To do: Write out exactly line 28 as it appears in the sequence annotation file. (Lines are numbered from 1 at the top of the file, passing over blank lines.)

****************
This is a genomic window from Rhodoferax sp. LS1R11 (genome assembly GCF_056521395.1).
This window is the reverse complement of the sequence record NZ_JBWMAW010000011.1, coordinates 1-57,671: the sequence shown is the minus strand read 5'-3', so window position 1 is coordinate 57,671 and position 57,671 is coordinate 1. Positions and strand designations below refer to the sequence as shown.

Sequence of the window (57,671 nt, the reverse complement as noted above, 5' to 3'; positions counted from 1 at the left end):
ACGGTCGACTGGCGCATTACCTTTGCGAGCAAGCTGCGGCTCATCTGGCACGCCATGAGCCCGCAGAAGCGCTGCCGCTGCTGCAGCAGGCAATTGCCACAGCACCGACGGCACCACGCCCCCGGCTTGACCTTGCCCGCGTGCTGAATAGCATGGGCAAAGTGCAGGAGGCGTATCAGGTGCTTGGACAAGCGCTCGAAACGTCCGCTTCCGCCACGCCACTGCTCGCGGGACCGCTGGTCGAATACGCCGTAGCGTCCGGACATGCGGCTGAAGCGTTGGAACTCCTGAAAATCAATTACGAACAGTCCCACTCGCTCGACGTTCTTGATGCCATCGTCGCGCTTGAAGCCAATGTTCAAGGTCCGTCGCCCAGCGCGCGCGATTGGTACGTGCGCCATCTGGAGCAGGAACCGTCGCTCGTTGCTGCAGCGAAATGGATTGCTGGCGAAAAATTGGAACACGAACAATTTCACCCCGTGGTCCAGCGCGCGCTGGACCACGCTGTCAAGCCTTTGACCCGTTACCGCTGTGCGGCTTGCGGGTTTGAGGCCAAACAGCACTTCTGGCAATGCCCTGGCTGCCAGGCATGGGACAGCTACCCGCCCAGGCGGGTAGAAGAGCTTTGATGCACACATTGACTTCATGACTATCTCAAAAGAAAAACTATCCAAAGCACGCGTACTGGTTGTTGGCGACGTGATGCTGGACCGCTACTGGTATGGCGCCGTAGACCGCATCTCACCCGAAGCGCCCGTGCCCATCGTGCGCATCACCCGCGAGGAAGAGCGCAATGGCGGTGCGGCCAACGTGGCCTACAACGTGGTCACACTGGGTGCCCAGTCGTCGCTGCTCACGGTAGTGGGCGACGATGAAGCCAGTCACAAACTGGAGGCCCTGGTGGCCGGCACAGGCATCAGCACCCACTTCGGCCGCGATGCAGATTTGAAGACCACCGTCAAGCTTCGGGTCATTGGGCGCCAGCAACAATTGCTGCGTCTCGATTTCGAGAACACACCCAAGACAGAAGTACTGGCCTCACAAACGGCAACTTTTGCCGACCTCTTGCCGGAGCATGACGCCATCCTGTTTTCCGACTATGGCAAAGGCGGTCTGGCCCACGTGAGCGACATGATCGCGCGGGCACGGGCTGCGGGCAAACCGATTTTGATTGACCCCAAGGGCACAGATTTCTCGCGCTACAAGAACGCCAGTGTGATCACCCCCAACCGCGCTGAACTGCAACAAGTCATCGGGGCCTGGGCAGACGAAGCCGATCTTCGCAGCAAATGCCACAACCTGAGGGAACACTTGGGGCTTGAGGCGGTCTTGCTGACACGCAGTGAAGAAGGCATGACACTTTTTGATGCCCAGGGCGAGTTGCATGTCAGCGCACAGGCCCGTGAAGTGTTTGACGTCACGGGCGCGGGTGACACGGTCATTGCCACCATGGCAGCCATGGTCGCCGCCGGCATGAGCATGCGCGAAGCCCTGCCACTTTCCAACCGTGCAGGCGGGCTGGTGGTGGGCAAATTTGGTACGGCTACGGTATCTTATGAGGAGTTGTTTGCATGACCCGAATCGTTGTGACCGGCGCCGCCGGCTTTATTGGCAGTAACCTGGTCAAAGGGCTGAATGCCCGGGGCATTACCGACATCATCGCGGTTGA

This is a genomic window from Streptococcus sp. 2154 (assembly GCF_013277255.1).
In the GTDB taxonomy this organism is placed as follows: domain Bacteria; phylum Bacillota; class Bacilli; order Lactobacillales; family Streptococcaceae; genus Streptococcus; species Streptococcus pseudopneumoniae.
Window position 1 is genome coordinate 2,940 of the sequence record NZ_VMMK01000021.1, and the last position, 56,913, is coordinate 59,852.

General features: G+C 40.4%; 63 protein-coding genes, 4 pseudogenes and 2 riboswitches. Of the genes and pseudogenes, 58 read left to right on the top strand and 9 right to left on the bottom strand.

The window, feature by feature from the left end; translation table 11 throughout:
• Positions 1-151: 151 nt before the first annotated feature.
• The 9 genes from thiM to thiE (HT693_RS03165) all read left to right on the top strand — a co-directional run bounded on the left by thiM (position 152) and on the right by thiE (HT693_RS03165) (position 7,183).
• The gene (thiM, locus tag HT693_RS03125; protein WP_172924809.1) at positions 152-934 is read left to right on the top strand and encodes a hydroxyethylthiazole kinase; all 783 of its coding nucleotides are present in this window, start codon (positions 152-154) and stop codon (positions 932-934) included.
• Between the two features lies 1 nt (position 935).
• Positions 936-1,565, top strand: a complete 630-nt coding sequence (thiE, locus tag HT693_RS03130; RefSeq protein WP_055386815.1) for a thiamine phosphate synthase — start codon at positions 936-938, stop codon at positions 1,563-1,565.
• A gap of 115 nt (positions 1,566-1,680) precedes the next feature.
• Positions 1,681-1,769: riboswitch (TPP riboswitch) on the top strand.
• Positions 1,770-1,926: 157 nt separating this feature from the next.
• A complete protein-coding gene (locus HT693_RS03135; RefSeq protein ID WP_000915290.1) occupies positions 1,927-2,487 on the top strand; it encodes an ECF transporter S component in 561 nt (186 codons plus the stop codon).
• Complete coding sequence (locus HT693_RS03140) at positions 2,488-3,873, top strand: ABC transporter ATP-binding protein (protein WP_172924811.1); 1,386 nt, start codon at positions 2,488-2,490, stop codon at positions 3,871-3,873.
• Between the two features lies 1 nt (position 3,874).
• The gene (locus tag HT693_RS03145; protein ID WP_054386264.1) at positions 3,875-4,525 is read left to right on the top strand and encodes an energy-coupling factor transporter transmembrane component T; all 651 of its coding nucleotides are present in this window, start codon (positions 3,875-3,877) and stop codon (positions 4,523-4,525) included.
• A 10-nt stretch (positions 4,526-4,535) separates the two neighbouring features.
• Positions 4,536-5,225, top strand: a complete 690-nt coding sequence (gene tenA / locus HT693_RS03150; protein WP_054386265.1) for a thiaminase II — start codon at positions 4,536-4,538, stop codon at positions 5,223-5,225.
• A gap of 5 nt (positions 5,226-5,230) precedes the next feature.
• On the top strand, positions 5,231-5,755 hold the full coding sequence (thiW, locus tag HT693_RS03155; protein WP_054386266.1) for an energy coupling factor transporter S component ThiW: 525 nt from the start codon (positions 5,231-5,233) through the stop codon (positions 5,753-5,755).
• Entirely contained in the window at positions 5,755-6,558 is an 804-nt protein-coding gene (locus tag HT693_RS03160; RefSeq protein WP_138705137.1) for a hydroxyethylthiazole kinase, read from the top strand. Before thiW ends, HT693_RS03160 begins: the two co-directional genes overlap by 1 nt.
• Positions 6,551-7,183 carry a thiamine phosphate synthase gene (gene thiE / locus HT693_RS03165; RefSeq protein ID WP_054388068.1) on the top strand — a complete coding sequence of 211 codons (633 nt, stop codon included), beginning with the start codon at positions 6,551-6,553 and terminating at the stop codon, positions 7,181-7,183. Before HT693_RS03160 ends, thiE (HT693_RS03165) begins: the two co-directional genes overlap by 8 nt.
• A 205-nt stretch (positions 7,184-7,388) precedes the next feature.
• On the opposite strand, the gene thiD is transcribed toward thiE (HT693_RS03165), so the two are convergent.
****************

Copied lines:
• A 205-nt stretch (positions 7,184-7,388) precedes the next feature.